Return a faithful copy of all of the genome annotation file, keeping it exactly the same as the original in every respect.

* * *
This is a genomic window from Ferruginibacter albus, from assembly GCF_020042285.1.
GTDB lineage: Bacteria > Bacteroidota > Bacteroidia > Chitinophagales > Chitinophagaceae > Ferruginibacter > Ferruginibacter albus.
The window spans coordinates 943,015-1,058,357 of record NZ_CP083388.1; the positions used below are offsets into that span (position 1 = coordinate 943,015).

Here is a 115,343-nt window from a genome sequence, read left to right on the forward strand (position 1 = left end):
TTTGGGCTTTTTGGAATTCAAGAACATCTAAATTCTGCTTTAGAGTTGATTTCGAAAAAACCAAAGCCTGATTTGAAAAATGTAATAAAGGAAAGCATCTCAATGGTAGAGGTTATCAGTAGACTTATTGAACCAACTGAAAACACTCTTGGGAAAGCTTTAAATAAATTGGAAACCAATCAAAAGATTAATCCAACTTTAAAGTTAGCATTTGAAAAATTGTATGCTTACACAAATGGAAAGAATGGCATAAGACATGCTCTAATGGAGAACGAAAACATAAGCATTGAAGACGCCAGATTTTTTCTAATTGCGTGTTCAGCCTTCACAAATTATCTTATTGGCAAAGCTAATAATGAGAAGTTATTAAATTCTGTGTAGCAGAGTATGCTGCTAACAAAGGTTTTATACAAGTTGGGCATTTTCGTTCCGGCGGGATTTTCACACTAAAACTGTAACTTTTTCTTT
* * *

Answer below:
This is a genomic window from Ferruginibacter albus, from assembly GCF_020042285.1.
GTDB lineage: Bacteria > Bacteroidota > Bacteroidia > Chitinophagales > Chitinophagaceae > Ferruginibacter > Ferruginibacter albus.
The window spans coordinates 943,015-1,058,357 of record NZ_CP083388.1; the positions used below are offsets into that span (position 1 = coordinate 943,015).

Here is a 115,343-nt window from a genome sequence, read left to right on the forward strand (position 1 = left end):
TTTGGGCTTTTTGGAATTCAAGAACATCTAAATTCTGCTTTAGAGTTGATTTCGAAAAAACCAAAGCCTGATTTGAAAAATGTAATAAAGGAAAGCATCTCAATGGTAGAGGTTATCAGTAGACTTATTGAACCAACTGAAAACACTCTTGGGAAAGCTTTAAATAAATTGGAAACCAATCAAAAGATTAATCCAACTTTAAAGTTAGCATTTGAAAAATTGTATGCTTACACAAATGGAAAGAATGGCATAAGACATGCTCTAATGGAGAACGAAAACATAAGCATTGAAGACGCCAGATTTTTTCTAATTGCGTGTTCAGCCTTCACAAATTATCTTATTGGCAAAGCTAATAATGAGAAGTTATTAAATTCTGTGTAGCAGAGTATGCTGCTAACAAAGGTTTTATACAAGTTGGGCATTTTCGTTCCGGCGGGATTTTCACACTAAAACTGTAACTTTTTCTTT